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Lucy the Valiant

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About Lucy the Valiant

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    Hive Mind Royal Larvae

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  1. When I first started charging, I called several local-ish tutoring agencies (Huntington, Sylvan, Kaplan, etc.), and asked THEIR rate. I then figured out what MY rate would be, and am comfortable justifying that to parents. When I want to tutor for a fellow homeschool family, I share my "friends and family" rate (less than my normal rate if I LIKE them), and also sometimes offer to barter work-for-work. I have a handy list of things I'm willing to barter for, and while it doesn't always work, it's worked often enough that I'm willing to keep it going. 😉 (Examples: dinners for my freezer, piano lessons, a truck full of apples, local co-op classes like gym and career exploration, etc.). My tutoring completely funds our educational expenses, and I've been VERY thankful for it as a part-time gig over the years. Good luck!
  2. I nearly drowned myself multiple times trying to get the hang of a neti pot (with basic saline), but when a friend hooked me up with the squeeze bottle version, I was good to go. Regular rinsing is annoying, but significantly cuts down on sinus congestion (both as a cure and as a preventative, IME), bloody noses (wood stove = dry air), and even common colds. ETA: Oh, sorry, I read this wrong and missed the part about ears - I still think regular rinsing helps stave those things off, but - YMMV, of course.
  3. Thank you for this thread. It's been a dream-come-true for me that my kids have passed / are passing me - this has been our GOAL, but it does beg some questions at the practical level! ❤️ I love you people.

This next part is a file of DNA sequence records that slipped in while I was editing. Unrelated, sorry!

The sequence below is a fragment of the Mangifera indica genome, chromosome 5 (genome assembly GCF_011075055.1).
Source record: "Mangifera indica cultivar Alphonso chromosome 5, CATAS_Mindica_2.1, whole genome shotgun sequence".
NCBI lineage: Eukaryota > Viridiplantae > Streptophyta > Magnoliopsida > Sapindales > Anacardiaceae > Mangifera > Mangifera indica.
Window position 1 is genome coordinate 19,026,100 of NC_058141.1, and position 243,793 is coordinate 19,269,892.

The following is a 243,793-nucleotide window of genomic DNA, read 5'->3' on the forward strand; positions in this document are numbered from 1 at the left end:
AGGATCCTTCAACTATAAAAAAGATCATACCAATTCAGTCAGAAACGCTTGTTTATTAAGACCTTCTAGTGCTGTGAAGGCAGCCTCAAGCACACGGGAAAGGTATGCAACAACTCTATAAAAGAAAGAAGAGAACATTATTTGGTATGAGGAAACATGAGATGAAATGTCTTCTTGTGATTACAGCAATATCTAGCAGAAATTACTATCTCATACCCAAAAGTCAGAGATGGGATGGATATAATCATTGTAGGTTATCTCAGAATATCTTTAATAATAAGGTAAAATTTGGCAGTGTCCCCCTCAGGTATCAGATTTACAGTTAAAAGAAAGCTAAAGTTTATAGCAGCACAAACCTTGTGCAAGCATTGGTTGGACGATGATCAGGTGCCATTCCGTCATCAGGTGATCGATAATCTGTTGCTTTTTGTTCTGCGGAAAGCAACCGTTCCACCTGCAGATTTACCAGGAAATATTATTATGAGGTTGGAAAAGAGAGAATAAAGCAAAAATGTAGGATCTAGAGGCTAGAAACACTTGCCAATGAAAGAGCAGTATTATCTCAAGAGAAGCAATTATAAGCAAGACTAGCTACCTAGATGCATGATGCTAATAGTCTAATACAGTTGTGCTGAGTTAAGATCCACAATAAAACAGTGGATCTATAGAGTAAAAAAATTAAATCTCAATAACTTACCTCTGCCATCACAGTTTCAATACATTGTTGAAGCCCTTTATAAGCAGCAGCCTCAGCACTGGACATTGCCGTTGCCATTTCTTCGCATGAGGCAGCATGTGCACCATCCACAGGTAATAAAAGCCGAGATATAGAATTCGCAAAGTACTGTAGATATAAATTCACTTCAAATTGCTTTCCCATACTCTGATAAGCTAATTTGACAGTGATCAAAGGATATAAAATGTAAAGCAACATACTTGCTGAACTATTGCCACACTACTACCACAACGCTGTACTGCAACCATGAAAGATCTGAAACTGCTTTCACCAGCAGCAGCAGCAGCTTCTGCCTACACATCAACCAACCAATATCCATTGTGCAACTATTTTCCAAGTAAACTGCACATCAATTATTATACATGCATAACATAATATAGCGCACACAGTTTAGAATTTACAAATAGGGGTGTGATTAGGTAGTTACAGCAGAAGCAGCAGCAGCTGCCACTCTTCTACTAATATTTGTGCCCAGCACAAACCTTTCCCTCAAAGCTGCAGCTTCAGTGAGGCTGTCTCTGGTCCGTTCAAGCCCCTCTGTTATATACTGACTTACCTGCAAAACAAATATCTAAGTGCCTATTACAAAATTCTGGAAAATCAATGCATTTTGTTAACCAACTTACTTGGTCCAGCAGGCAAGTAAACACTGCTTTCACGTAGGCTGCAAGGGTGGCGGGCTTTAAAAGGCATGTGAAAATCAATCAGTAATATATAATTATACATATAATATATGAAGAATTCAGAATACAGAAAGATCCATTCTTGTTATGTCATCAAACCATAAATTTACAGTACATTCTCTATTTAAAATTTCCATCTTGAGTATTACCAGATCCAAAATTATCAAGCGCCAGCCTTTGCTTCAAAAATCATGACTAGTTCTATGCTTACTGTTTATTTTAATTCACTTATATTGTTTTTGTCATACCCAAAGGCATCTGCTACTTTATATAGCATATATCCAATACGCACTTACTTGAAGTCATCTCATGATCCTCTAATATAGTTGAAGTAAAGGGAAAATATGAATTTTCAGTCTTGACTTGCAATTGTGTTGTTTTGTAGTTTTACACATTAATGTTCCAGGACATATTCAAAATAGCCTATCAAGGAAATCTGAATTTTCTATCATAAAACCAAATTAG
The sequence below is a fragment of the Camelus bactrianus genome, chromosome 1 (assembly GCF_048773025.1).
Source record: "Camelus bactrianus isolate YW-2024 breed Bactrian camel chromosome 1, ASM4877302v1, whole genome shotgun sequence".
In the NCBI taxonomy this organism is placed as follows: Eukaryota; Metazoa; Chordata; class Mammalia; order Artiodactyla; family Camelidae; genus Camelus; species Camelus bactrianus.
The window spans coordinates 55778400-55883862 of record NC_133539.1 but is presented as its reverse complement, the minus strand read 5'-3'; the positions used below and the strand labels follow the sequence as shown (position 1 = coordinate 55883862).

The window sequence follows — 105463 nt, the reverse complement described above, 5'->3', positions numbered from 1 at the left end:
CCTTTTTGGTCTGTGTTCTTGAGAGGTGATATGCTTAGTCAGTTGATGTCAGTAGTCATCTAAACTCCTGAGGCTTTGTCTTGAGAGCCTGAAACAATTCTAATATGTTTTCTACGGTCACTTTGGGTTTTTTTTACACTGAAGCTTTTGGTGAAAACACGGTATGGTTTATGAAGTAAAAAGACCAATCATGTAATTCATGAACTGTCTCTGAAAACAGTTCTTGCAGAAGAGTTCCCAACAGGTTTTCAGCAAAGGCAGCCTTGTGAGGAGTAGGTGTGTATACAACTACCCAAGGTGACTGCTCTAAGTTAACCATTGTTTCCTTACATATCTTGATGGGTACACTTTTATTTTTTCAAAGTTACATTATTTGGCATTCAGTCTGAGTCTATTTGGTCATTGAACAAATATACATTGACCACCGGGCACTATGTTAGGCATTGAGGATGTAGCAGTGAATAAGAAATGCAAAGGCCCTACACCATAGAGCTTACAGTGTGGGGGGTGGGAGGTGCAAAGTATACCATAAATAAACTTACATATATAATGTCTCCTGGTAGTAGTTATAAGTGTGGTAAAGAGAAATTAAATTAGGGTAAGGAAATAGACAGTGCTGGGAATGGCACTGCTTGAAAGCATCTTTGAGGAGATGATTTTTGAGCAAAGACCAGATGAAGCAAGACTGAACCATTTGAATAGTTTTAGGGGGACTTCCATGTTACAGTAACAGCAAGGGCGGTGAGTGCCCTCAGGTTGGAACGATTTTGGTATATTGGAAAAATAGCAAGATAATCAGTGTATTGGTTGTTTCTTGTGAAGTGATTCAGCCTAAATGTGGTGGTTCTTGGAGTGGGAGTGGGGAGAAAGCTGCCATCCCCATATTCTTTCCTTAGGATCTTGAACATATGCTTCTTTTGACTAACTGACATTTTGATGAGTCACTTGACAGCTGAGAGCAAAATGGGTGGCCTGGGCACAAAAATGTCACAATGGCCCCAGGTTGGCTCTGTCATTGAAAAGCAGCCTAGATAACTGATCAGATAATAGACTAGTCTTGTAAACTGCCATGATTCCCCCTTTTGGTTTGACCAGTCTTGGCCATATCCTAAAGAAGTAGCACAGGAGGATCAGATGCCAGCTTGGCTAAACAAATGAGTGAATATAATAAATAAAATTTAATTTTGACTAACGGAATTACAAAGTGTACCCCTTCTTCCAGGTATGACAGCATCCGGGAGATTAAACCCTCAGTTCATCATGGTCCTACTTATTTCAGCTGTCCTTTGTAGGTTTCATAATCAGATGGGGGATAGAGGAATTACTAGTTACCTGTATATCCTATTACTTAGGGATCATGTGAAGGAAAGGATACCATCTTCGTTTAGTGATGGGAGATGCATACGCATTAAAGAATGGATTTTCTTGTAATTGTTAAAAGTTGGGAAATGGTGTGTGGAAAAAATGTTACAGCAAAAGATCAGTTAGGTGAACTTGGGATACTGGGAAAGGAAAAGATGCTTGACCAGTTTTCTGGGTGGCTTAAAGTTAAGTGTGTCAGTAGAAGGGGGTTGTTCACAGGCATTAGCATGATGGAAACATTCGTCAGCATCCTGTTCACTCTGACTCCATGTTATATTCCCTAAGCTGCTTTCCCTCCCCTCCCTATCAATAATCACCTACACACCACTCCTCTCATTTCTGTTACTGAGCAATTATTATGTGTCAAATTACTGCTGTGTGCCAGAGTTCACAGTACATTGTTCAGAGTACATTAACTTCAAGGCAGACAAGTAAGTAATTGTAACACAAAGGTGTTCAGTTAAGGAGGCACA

4. Now I wish we lived in NC. 😉 We have some DE courses open to us inexpensively, and they DO transfer to the state U, but - they're online and not universally high quality, which complicates the decision-making. Hmmm. THANK YOU to all of you chiming in here - other "real" experiences (in this thread and multiple others) are very helpful for those of us trying to figure this out.
  5. I'm not the poster you're referring to, but my guess is that this is a 5-year bachelor's-plus-master's program.
  6. I *SO* appreciate your writing this all out; THANK YOU. I don't have people IRL that I can talk to about this, and I feel like the answers I get from college UG admissions people are not the full picture (i.e., they don't take family long-term finances into consideration, or siblings). Thank you! We have a couple of academically-minded kids who are mildly interested in several different options, but don't feel super strongly about any 1 option. They're not going to have a lot of cash for college, and I want to be wise with advice to them, and feel like the "next step" is incredibly complicated. I'm reading here, studying, taking notes, asking around, doing due diligence of my own, but still feel inadequate to advise them. I appreciate the wisdom. (We're starting the CLEP process through Modern States as we wrap up this semester, just using the CLEP as a post-course bonus test. No downsides to that, right? Maybe?)
  7. Yes, that's the same "take-away" I'm getting from it, but I have 4 who are likely college bound and NOT enough cash-in-the-bank to fund 4-8 degrees, kwim? I'm curious as to the receptiveness of important graduate schools to the degrees from those "Big 3" and have zero real life experience / people with experience to ask.